The capsule is sharply dissected away from the trigeminal nerve root entry zone and is rolled from the medial to lateral direction. The trochlear nerve and superior cerebellar artery are usually encased within thick arachnoid bands and are readily mobilized.
Next, the thoroughly cored out tumor capsule is rolled laterally away from the middle cerebellar peduncle and brainstem toward the porus. Meticulous hemostasis will allow the operator to appreciate the most important factor in safe resection of these challenging tumors: microdissection along the arachnoid membranes and protection of the brainstem pial surfaces.
The capsule is gently pulled upon in the lateral direction via tumor forceps as extra-arachnoid dissection is performed using microforceps to detach the arachnoid membranes from the tumor. Periodic irrigation by the assistant clears the field.
Direct placement of the suction device over the brainstem and cranial nerves is avoided. The veins over the surface of the brainstem are engorged and prone to avulsion, leading to blood loss and interference with adequate visualization of the dissection planes. Gentle pressure/tamponade using a cotton ball over the site of the hemorrhage followed by coagulation of the vein along its more proximal segment away from the brainstem is a reasonable strategy.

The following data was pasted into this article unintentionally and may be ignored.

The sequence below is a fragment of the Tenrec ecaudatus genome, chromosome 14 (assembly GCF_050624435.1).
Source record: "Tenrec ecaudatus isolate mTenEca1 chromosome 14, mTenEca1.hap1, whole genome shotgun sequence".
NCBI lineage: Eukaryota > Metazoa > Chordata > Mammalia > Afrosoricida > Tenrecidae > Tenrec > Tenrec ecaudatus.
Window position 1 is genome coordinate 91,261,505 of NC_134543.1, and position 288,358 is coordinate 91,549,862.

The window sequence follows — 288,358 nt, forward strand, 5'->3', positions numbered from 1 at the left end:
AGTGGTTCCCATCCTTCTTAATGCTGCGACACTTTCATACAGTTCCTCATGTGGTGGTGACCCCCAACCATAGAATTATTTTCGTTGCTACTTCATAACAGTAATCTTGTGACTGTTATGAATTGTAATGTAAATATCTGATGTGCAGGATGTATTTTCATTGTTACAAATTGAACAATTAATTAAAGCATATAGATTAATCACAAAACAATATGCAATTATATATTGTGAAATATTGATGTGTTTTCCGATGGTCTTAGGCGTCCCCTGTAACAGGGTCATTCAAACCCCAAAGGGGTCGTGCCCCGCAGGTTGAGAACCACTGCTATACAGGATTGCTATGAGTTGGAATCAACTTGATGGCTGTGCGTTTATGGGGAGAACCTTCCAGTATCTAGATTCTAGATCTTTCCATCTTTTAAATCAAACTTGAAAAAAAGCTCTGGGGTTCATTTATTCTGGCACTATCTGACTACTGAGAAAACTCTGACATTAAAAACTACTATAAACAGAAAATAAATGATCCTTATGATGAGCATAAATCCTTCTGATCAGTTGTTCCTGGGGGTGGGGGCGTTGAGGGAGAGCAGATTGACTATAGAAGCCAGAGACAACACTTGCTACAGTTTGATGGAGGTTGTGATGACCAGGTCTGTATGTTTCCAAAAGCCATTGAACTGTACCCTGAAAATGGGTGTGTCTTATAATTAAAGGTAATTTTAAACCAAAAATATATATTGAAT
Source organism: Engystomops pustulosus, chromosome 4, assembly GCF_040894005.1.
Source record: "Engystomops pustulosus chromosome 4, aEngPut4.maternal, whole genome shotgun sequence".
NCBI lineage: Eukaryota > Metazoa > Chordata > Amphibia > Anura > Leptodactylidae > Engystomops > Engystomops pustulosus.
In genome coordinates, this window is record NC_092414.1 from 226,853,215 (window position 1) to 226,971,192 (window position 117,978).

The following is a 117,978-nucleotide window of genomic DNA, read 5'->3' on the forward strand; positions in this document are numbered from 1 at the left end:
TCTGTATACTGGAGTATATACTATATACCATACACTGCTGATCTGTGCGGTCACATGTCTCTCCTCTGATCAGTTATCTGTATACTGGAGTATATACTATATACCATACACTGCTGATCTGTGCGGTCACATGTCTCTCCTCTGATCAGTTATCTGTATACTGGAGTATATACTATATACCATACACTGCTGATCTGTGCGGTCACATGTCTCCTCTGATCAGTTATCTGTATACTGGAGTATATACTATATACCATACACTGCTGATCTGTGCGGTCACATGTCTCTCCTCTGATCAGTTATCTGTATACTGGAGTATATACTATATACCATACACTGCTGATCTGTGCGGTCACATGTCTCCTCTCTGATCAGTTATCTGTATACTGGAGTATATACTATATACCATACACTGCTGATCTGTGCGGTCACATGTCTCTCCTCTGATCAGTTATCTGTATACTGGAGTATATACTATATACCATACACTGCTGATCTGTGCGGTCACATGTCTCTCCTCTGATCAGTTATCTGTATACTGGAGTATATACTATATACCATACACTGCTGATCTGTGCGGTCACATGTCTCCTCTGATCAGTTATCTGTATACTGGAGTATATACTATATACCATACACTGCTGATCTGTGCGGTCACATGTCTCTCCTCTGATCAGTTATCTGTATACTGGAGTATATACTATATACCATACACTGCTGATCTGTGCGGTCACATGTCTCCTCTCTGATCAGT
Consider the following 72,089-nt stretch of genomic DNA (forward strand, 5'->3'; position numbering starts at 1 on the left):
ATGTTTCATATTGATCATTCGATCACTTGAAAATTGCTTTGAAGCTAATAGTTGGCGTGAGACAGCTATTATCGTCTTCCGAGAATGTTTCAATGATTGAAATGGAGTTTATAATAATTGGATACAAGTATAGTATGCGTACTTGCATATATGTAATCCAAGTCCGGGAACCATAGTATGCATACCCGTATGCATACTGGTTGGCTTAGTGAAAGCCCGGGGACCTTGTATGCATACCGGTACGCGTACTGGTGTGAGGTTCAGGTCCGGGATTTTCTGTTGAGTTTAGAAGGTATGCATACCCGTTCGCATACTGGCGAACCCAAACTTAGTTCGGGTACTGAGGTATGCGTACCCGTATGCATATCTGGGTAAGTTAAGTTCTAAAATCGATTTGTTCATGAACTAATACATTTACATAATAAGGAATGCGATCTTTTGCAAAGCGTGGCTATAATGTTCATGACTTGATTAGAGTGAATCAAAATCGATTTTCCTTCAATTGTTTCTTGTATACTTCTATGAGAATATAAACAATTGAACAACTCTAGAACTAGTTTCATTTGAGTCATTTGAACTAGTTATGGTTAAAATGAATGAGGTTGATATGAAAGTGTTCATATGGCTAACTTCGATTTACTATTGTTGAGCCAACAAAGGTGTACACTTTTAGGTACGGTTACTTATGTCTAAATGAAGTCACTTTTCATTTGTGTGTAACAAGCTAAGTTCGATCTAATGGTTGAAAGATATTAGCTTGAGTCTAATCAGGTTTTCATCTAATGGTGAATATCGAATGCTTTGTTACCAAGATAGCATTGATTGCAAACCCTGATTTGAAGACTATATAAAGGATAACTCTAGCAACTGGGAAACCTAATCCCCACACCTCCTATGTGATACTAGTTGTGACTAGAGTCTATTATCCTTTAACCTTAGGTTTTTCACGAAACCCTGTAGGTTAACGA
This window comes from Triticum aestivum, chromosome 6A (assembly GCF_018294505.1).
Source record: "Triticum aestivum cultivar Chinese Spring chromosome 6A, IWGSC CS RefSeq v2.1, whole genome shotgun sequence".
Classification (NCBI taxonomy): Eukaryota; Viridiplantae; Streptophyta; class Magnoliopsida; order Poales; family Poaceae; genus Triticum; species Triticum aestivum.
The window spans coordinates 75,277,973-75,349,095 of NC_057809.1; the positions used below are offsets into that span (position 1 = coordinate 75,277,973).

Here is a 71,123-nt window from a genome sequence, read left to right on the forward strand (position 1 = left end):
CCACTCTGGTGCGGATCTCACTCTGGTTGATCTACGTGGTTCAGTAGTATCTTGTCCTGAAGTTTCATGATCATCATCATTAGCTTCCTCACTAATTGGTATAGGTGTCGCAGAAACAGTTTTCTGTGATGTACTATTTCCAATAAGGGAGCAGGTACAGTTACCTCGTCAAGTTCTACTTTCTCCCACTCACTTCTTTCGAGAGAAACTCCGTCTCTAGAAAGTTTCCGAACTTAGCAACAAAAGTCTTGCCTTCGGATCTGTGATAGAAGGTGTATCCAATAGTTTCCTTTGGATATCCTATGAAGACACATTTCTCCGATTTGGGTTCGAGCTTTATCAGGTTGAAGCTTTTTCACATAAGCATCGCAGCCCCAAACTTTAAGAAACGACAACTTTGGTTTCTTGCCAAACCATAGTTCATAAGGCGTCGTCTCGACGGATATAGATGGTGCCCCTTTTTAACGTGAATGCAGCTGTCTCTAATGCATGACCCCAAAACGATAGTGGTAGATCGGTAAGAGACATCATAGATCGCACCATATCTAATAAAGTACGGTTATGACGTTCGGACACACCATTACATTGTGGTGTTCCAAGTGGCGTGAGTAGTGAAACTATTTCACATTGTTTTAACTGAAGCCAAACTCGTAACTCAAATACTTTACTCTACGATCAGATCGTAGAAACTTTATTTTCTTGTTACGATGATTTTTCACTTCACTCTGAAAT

Again, stepwise strategic internal tumor debulking using an ultrasonic aspirator followed by tumor mobilization is an efficient and safe maneuver to avoid inadvertent injury by undue traction on the surrounding structures.
Further mobilization of the inferior pole of the tumor should protect the posterior inferior cerebellar artery and its branches. En passage vessels are microsurgically mobilized using sharp dissection, while small tumor-feeding vessels are carefully coagulated and cut. Blunt dissection of the perforators and their subsequent avulsion is avoided.